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Natural Language Processing for Beginners: Using TextBlob

Introduction

Natural Language Processing (NLP) is an area of growing attention due to increasing number of applications like chatbots, machine translation etc. In some ways, the entire revolution of intelligent machines in based on the ability to understand and interact with humans.

I have been exploring NLP for some time now.  My journey started with NLTK library in Python, which was the recommended library to get started at that time. NLTK is a perfect library for education and research, it becomes very heavy and tedious for completing even the simple tasks.

Later, I got introduced to TextBlob, which is built on the shoulders of NLTK and Pattern. A big advantage of this is, it is easy to learn and offers a lot of features like sentiment analysis, pos-tagging, noun phrase extraction, etc. It has now become my go-to library for performing NLP tasks.

On a side note, there is spacy, which is widely recognized as one of the powerful and advanced library used to implement NLP tasks. But having encountered both spacy and TextBlob, I would still suggest TextBlob to a beginner due to its simple interface.

If it is your first step in NLP, TextBlob is the perfect library for you to get hands-on with. The best way to go through this article is to follow along with the code and perform the tasks yourself. So let’s get started!

Note : This article does not narrate NLP tasks in depth. If you want to revise the basics and come back here, you can always go through this article.

 

Table of Contents

  1. About TextBlob?
  2. Setting up the System
  3. Having a go at NLP tasks using TextBlob
    1. Tokenization
    2. Noun phrase extraction
    3. POS-Tagging
    4. Words inflection and lemmatization
    5. N-grams
    6. Sentiment Analysis
  4. Other cool things to do with TextBlob
    1. Spelling correction
    2. Creating a short summary of a text
    3. Translation and language detection
  5. Text classification using TextBlob
  6. Pros and Cons
  7. End notes

 

1. About TextBlob?

TextBlob is a python library and offers a simple API to access its methods and perform basic NLP tasks. 

A good thing about TextBlob is that they are just like python strings. So, you can transform and play with it same like we did in python. Below, I have shown you below some basic tasks. Don’t worry about the syntax, it is just to give you an intuition about how much-related TextBlob is to Python strings.

CodeSo, to perform these things on your own let’s quickly install and start coding.

 

2. Setting up the System

Installation of TextBlob in your system in a simple task, all you need to do is open anaconda prompt ( or terminal if using Mac OS or Ubuntu) and enter the following commands:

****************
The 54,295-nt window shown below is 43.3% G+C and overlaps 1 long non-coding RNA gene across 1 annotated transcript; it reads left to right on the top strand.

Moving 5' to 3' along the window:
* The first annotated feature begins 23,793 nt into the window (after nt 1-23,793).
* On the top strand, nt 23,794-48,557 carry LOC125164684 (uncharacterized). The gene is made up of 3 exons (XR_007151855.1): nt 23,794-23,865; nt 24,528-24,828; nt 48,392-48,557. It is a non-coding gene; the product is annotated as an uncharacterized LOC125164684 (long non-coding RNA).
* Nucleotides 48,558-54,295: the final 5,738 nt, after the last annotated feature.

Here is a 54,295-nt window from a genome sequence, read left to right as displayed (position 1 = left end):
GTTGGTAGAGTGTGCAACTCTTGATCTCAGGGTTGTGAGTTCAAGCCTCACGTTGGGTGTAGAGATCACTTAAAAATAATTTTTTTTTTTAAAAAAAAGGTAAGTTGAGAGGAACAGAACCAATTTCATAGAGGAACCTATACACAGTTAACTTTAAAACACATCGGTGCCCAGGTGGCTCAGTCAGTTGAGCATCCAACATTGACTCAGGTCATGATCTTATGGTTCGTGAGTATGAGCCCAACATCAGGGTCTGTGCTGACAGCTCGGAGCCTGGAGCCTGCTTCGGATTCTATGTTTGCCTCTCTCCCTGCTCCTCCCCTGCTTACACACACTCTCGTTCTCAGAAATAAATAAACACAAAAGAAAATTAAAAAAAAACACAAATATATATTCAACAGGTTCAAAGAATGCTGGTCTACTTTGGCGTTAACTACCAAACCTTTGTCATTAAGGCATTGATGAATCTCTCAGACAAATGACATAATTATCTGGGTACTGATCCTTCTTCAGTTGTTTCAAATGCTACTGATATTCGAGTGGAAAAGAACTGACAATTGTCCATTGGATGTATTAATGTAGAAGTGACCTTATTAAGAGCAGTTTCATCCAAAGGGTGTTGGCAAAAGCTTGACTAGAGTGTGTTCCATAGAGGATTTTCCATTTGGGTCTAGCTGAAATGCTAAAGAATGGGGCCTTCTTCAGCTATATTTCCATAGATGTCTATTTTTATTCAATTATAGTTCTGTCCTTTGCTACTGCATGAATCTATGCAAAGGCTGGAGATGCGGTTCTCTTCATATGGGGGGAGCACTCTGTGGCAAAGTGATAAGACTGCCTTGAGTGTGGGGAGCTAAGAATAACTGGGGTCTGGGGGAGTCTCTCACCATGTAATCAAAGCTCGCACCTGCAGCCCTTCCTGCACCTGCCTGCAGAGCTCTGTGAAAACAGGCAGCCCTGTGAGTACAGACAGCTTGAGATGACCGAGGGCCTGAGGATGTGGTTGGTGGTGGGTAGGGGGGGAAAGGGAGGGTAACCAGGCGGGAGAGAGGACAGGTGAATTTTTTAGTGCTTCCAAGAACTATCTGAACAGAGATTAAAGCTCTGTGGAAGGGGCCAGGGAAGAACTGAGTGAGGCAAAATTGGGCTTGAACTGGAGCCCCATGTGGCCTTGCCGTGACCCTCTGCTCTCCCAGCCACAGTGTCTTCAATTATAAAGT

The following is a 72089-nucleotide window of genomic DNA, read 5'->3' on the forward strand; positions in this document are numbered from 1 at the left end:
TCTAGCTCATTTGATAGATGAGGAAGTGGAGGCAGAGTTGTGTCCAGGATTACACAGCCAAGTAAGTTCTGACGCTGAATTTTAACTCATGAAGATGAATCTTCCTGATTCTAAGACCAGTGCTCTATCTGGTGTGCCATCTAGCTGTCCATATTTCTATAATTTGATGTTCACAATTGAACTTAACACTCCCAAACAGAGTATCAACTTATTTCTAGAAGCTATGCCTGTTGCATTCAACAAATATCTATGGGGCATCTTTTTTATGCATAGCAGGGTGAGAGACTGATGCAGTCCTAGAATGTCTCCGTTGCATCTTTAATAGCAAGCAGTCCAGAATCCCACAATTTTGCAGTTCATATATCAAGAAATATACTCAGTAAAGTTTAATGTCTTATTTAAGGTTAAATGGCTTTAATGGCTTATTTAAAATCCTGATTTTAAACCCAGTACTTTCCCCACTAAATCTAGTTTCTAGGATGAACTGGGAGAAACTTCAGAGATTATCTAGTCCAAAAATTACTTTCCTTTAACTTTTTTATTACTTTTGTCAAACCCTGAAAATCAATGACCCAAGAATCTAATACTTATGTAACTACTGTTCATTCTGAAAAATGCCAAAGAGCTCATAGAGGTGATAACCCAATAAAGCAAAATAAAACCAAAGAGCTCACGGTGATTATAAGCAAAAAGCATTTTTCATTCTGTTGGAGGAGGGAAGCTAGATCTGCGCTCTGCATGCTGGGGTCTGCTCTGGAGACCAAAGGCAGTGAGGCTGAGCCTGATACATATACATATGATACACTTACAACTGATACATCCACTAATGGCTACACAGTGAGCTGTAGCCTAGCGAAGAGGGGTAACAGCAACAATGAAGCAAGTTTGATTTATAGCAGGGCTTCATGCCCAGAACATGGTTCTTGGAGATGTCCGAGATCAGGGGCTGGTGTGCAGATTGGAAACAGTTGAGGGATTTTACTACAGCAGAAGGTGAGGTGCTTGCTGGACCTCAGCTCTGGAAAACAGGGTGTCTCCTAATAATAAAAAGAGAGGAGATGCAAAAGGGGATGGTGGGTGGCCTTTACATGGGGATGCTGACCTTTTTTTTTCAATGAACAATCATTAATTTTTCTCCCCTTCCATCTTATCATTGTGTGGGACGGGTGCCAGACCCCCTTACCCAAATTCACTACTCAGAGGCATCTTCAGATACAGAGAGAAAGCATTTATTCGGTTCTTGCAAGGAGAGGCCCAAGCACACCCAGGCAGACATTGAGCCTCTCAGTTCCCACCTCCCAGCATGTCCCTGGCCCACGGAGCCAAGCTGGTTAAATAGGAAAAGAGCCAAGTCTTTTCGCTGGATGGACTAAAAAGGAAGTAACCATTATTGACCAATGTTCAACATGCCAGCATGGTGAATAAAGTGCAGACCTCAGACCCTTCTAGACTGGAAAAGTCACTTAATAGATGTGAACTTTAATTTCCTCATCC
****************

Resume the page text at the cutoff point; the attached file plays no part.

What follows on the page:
pip install -U textblob

This will install TextBlob. For the uninitiated – practical work in Natural Language Processing typically uses large bodies of linguistic data, or corpora. To download the necessary corpora, you can run the following command

python -m textblob.download_corpora

 

3. NLP tasks using TextBlob

3.1 Tokenization

Tokenization refers to dividing text or a sentence into a sequence of tokens, which roughly correspond to “words”. This is one of the basic tasks of NLP. To do this using TextBlob, follow the two steps:

  1. Create a textblob object and pass a string with it.
  2. Call functions of textblob in order to do a specific task.

So, let’s quickly create a textblob object to play with.

from textblob import TextBlob

blob = TextBlob("Analytics Vidhya is a great platform to learn data science. \n It helps community through blogs, hackathons, discussions,etc.")

Now, this textblob can be tokenized into a sentence and further into words. Let’s look at the code shown below.

blob.sentences
>> [Sentence("Analytics Vidhya is a great platform to learn data science."), 
Sentence("It helps community through blogs, hackathons, discussions,etc.")]

blob.sentences[0]  ## extracting only first sentence
>> Sentence("Analytics Vidhya is a great platform to learn data science.")
for words in blob.sentences[0].words:  ## printing words of first sentence
 print (words)

>> Analytics
Vidhya
is
a
great
platform
to
learn
data
science

 

3.2 Noun Phrase Extraction

Since we extracted the words in the previous section, instead of that we can just extract out the noun phrases from the textblob. Noun Phrase extraction is particularly important when you want to analyze the “who” in a sentence. Lets see an example below.

blob = TextBlob("Analytics Vidhya is a great platform to learn data science.")